For a third, we’ve limited organisational resources and want to direct our energies to those who truly want to come alongside us. We want people who have caught the same vision as we have, who relate wholeheartedly to our core values, and who desire passionately for their students to be equipped to communicate, not just for a better job, future, or even a better planet, but for Christ. For the truth of Christ. For the hope of salvation in Christ. It doesn’t mean every student who graduates from ICC will leave as a passionate believer. There are no guarantees, just as there are no guarantees even the most evangelical pastor’s son can stay faithful. But we believe they have a much higher chance of staying in the faith when they can articulate what they believe.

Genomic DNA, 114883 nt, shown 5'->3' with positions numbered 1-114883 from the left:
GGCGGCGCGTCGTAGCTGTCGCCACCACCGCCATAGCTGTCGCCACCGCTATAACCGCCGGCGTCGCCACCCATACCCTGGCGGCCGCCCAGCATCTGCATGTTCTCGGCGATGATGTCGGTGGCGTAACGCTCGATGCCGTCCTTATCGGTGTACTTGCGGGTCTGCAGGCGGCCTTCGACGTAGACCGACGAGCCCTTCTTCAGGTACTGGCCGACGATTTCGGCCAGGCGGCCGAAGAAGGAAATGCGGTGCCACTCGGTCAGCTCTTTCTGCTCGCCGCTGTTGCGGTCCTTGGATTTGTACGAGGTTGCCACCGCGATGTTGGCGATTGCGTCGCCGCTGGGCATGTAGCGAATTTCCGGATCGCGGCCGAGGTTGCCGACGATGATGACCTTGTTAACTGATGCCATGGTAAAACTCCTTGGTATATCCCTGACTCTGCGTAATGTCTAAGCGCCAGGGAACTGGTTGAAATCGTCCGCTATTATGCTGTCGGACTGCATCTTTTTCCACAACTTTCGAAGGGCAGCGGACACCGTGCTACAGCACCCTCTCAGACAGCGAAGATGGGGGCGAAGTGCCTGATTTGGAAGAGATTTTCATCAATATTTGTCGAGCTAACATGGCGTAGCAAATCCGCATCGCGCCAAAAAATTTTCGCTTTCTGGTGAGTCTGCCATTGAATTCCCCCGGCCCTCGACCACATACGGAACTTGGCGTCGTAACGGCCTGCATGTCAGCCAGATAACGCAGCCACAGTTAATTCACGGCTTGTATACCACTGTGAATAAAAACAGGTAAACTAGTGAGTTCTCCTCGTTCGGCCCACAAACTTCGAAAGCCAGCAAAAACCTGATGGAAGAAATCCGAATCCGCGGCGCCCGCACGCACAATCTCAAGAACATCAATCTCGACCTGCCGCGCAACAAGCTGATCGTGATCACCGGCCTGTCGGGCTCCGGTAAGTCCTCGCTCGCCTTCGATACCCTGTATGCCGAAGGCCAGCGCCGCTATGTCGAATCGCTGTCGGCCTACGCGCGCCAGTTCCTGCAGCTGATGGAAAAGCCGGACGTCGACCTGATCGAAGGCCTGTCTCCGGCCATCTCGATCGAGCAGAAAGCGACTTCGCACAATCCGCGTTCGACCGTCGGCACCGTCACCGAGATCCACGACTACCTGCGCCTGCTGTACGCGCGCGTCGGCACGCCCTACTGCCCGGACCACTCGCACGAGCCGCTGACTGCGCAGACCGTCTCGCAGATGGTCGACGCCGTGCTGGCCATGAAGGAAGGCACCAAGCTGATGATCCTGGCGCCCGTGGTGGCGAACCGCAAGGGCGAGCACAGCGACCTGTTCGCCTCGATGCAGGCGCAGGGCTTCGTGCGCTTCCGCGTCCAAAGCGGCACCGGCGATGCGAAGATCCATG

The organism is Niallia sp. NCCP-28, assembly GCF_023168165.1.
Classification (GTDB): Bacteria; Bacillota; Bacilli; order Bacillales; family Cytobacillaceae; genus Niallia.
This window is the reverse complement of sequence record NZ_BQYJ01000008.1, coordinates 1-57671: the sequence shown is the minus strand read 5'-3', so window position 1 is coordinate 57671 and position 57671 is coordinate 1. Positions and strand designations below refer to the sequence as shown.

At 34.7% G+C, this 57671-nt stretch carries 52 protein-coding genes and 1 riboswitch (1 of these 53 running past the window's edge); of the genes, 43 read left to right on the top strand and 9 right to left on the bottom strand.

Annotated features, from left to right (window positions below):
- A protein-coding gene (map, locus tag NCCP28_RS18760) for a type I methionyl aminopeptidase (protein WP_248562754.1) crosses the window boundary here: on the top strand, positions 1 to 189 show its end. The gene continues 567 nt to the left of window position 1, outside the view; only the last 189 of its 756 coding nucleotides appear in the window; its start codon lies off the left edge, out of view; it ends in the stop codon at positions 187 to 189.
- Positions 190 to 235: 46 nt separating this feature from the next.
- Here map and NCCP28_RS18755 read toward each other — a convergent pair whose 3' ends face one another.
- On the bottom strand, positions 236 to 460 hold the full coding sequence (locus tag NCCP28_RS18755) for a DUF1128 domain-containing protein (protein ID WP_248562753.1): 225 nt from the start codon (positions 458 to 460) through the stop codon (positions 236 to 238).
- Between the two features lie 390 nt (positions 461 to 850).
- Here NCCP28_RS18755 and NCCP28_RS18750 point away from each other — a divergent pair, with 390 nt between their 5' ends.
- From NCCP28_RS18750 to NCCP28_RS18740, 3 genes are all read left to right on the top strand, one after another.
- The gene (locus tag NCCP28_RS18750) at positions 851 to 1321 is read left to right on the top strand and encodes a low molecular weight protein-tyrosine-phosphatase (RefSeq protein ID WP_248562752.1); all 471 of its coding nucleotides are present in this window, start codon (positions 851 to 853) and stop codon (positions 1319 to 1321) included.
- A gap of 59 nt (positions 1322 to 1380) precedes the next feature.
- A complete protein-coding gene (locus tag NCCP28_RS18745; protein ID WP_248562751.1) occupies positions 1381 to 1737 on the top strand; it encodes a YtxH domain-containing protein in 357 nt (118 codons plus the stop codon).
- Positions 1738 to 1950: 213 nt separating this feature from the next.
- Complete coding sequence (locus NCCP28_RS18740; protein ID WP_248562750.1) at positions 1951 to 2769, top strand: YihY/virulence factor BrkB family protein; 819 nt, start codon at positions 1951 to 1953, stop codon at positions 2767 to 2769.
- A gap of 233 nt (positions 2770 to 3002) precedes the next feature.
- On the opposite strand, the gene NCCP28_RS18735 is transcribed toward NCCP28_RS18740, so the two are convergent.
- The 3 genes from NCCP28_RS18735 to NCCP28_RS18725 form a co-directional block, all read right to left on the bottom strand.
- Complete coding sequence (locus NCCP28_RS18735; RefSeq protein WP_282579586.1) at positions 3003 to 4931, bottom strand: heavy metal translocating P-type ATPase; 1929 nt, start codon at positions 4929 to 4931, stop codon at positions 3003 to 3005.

Aligning One’s Motivations
If you’re a parent only looking for a communication curriculum, or a “communications and leadership course” for your student, or for your student to be able to speak confidently, then ICC is not for you. We want parents who are convinced of the purpose of this communication and influence. Public speaking courses are available commercially or elsewhere. But we’re looking to develop competent and character-driven communicators with purpose.
Getting to Know ICC
Those who want to know more about ICC can go to our website, but we’ve long recognised it is hard to communicate what we do via a website. This is because so much of what we do is interlinked. Looking at the events we run as discrete pieces might not give one a good idea of what we do. However, attending one of our events will give someone insight into our learning outcomes. The truth is that many families join ICC from seeing something they like at one of our events or from a visit to one of our Chapters. But they usually don’t get the full picture until some time (occasionally some years) later. That is fine.